February 2017 News

US Had No Hand In Sheikh's Independent Kashmir Plans: CIA Documents

10 February 2017
Kashmir Reader
Wasim Khalid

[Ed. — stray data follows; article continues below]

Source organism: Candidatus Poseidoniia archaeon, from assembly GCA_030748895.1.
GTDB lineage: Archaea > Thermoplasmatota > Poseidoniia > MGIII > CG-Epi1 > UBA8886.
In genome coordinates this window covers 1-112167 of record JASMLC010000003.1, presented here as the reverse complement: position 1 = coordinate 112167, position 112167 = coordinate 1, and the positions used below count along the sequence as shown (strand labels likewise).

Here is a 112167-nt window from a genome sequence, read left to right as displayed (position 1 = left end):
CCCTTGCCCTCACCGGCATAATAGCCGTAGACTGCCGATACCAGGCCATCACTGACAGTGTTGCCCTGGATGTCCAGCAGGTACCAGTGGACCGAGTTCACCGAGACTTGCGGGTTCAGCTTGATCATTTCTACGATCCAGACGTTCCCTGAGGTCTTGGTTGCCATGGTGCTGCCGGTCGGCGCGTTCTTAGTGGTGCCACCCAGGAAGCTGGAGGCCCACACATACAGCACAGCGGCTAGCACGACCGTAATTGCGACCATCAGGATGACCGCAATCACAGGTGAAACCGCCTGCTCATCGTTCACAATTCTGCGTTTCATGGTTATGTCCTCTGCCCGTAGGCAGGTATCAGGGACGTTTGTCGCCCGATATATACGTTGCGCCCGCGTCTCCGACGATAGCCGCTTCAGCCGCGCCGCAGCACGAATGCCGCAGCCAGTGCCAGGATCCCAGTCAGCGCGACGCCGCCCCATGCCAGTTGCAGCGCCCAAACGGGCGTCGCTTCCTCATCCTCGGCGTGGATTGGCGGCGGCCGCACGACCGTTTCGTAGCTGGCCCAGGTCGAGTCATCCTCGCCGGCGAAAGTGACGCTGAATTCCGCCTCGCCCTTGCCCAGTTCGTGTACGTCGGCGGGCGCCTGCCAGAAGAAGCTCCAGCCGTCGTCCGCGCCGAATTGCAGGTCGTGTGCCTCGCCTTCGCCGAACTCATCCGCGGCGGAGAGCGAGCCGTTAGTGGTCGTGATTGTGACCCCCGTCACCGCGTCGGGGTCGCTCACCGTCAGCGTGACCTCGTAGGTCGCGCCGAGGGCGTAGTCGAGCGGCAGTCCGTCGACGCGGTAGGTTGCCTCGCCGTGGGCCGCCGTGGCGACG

Srinagar: The US had neither conspired with nor supported Sheikh Mohammad Abdullah's plans for an independent Kashmir in 1953, a charge that earned him a long prison sentence, recently declassified CIA documents reveal. On 9 August 1953, then prime minister Sheikh's government had been toppled, and 30 top officials had been sacked, on charge of conspiring with the US to make Kashmir an independent state. 'The press and public figures as well as government officials in both India and Kashmir have directly or indirectly accused foreign powers, and in some instance the United States specifically, of conspiring with Sheikh Abdullah to make Kashmir an independent state. The Indian government claims to have documentary proofs of American intrigues. The alleged conspiracy has been used to explain why a shift of government has become necessary. The American embassy in New Delhi reports that Indian officials and public are convinced of American interference in Kashmir affairs,' the CIA's classified document August 11, 1953, reads. 'There has been no American meddling in Kashmir,' the secret document reads. The document said that Adlai Stevenson, the US presidential candidate in during the mid fifties and US ambassador to the UN, who had been alleged to have supported the idea of independent Kashmir, had privately denied to the US officials of any such involvement. The CIA document further states it might have been possible that Kashmiri communists might have provided the alleged proof to discredit the United States. 'The American embassy in Delhi suggests the further possibility that the accusation was manufactured in India to provide a credible excuse for dismissing Sheikh Abdullah, and simultaneously warning USSR (erstwhile Russian federation) to keep their hands off Kashmir,' the CIA documents reveals. The CIA document stated that the Sheikh-led government was deposed by Nehru-led Congress government in New Delhi on August 9 was an Indian attempt to regain control of the political situation that was rapidly going out of hand. 'Indian Prime minister's August 10 (1953) statement in parliament that his government has been advising Kashmir officials on means of stabilizing the situation indirectly gives the lie to claims that India had no foreknowledge of recent events,' the CIA document states. Giving reason as to why political instability was marring Kashmir, the report states that problem began to develop when a three-way cabinet split involving 'Sheikh, pro-Indian elements and communists' occurred. 'It apparently came to head early in July, when Nehru was preparing to meet the Pakistani Prime minister in Karachi to discuss Indo-Pakistan disputes. At this time Nehru was unsure of its hold on Kashmir,' the document states. It added Sheikh and his colleagues were ousted by New Delhi to regain the political situation in Kashmir which was going out of hand. 'Abdullah's replacement with pro-Indian prime minister Bakshi Ghulam Muhammad was planned during the first week of July (1953), when Bakshi conferred with Indian government officials in New Delhi. At this time Bakshi reportedly offered to arrange the complete accession of Kashmir to India if he were given prime ministership,' the report states. After the deposition of NC led government, the CIA document reported that Kashmiri police had controlled a few sporadic protests that erupted against Sheikh's arrest. 'Prime Minister (Ghulam Mohammad) Bakshi with the additional strong Indian support being given him should be able to deal with Sheikh Abdullah's following. He should also be able to silence the newly-vocal pro Pakistan elements who have just reorganized themselves politically. He may have some trouble with the communists unless they are evicted from the government positions,' the document had concluded.